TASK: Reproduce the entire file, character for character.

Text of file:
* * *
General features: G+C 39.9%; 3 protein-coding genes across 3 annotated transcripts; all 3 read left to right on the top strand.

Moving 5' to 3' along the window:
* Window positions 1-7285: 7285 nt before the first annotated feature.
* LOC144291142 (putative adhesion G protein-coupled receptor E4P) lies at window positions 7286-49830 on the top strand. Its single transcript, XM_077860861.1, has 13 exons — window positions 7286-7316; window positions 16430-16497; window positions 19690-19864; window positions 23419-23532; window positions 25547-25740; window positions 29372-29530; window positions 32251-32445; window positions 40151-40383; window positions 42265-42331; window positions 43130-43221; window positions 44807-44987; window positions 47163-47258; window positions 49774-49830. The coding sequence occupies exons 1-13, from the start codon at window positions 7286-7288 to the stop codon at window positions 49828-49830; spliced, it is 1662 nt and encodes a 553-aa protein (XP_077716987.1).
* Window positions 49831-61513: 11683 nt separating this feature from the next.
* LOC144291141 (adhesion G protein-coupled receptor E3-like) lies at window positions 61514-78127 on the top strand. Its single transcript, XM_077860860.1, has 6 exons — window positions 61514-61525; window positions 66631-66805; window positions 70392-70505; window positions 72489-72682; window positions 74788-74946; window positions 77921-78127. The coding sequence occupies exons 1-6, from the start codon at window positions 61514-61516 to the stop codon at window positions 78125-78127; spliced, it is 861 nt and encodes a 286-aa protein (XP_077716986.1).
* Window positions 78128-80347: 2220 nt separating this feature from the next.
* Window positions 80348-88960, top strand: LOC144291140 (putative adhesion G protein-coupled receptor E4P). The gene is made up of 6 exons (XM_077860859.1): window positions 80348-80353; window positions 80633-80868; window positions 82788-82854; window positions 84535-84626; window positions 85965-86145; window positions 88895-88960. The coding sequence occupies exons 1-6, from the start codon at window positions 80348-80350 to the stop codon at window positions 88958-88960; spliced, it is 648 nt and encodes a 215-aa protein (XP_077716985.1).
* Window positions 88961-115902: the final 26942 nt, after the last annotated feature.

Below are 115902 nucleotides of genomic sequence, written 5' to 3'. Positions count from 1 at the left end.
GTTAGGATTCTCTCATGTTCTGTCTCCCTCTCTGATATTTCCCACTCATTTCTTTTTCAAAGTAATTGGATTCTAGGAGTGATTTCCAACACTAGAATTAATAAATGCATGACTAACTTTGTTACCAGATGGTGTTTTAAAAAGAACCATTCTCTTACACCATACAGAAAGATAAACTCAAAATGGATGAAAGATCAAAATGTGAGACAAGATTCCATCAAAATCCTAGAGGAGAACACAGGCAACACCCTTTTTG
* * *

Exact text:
General features: G+C 39.9%; 3 protein-coding genes across 3 annotated transcripts; all 3 read left to right on the top strand.

Moving 5' to 3' along the window:
* Window positions 1-7285: 7285 nt before the first annotated feature.
* LOC144291142 (putative adhesion G protein-coupled receptor E4P) lies at window positions 7286-49830 on the top strand. Its single transcript, XM_077860861.1, has 13 exons — window positions 7286-7316; window positions 16430-16497; window positions 19690-19864; window positions 23419-23532; window positions 25547-25740; window positions 29372-29530; window positions 32251-32445; window positions 40151-40383; window positions 42265-42331; window positions 43130-43221; window positions 44807-44987; window positions 47163-47258; window positions 49774-49830. The coding sequence occupies exons 1-13, from the start codon at window positions 7286-7288 to the stop codon at window positions 49828-49830; spliced, it is 1662 nt and encodes a 553-aa protein (XP_077716987.1).
* Window positions 49831-61513: 11683 nt separating this feature from the next.
* LOC144291141 (adhesion G protein-coupled receptor E3-like) lies at window positions 61514-78127 on the top strand. Its single transcript, XM_077860860.1, has 6 exons — window positions 61514-61525; window positions 66631-66805; window positions 70392-70505; window positions 72489-72682; window positions 74788-74946; window positions 77921-78127. The coding sequence occupies exons 1-6, from the start codon at window positions 61514-61516 to the stop codon at window positions 78125-78127; spliced, it is 861 nt and encodes a 286-aa protein (XP_077716986.1).
* Window positions 78128-80347: 2220 nt separating this feature from the next.
* Window positions 80348-88960, top strand: LOC144291140 (putative adhesion G protein-coupled receptor E4P). The gene is made up of 6 exons (XM_077860859.1): window positions 80348-80353; window positions 80633-80868; window positions 82788-82854; window positions 84535-84626; window positions 85965-86145; window positions 88895-88960. The coding sequence occupies exons 1-6, from the start codon at window positions 80348-80350 to the stop codon at window positions 88958-88960; spliced, it is 648 nt and encodes a 215-aa protein (XP_077716985.1).
* Window positions 88961-115902: the final 26942 nt, after the last annotated feature.

Below are 115902 nucleotides of genomic sequence, written 5' to 3'. Positions count from 1 at the left end.
GTTAGGATTCTCTCATGTTCTGTCTCCCTCTCTGATATTTCCCACTCATTTCTTTTTCAAAGTAATTGGATTCTAGGAGTGATTTCCAACACTAGAATTAATAAATGCATGACTAACTTTGTTACCAGATGGTGTTTTAAAAAGAACCATTCTCTTACACCATACAGAAAGATAAACTCAAAATGGATGAAAGATCAAAATGTGAGACAAGATTCCATCAAAATCCTAGAGGAGAACACAGGCAACACCCTTTTTG